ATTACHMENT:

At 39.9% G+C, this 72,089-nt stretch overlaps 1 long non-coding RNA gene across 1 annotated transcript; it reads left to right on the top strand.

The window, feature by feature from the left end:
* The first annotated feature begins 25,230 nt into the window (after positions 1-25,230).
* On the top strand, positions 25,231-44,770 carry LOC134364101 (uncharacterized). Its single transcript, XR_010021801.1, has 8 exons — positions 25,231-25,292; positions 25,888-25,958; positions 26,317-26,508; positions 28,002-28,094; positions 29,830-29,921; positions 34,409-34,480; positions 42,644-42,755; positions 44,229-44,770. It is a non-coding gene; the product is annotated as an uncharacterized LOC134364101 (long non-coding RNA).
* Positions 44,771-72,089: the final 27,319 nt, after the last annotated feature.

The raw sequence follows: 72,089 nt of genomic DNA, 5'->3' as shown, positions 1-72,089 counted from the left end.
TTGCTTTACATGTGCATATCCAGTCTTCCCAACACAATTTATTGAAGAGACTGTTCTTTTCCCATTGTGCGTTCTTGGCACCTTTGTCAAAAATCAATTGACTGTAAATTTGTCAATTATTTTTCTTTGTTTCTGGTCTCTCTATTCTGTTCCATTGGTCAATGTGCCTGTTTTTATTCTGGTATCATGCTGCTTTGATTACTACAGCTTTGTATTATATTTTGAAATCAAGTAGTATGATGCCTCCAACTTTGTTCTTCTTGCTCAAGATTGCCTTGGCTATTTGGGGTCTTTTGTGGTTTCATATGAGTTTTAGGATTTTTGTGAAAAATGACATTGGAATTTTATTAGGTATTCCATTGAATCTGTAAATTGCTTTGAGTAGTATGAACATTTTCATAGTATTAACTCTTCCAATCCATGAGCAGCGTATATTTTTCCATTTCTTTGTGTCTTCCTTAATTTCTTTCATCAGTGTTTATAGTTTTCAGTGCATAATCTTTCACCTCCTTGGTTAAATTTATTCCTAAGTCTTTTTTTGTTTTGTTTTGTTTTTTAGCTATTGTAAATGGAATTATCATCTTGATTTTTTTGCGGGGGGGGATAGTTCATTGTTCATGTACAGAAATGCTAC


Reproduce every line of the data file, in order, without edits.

At 39.9% G+C, this 72,089-nt stretch overlaps 1 long non-coding RNA gene across 1 annotated transcript; it reads left to right on the top strand.

The window, feature by feature from the left end:
* The first annotated feature begins 25,230 nt into the window (after positions 1-25,230).
* On the top strand, positions 25,231-44,770 carry LOC134364101 (uncharacterized). Its single transcript, XR_010021801.1, has 8 exons — positions 25,231-25,292; positions 25,888-25,958; positions 26,317-26,508; positions 28,002-28,094; positions 29,830-29,921; positions 34,409-34,480; positions 42,644-42,755; positions 44,229-44,770. It is a non-coding gene; the product is annotated as an uncharacterized LOC134364101 (long non-coding RNA).
* Positions 44,771-72,089: the final 27,319 nt, after the last annotated feature.

The raw sequence follows: 72,089 nt of genomic DNA, 5'->3' as shown, positions 1-72,089 counted from the left end.
TTGCTTTACATGTGCATATCCAGTCTTCCCAACACAATTTATTGAAGAGACTGTTCTTTTCCCATTGTGCGTTCTTGGCACCTTTGTCAAAAATCAATTGACTGTAAATTTGTCAATTATTTTTCTTTGTTTCTGGTCTCTCTATTCTGTTCCATTGGTCAATGTGCCTGTTTTTATTCTGGTATCATGCTGCTTTGATTACTACAGCTTTGTATTATATTTTGAAATCAAGTAGTATGATGCCTCCAACTTTGTTCTTCTTGCTCAAGATTGCCTTGGCTATTTGGGGTCTTTTGTGGTTTCATATGAGTTTTAGGATTTTTGTGAAAAATGACATTGGAATTTTATTAGGTATTCCATTGAATCTGTAAATTGCTTTGAGTAGTATGAACATTTTCATAGTATTAACTCTTCCAATCCATGAGCAGCGTATATTTTTCCATTTCTTTGTGTCTTCCTTAATTTCTTTCATCAGTGTTTATAGTTTTCAGTGCATAATCTTTCACCTCCTTGGTTAAATTTATTCCTAAGTCTTTTTTTGTTTTGTTTTGTTTTTTAGCTATTGTAAATGGAATTATCATCTTGATTTTTTTGCGGGGGGGGATAGTTCATTGTTCATGTACAGAAATGCTAC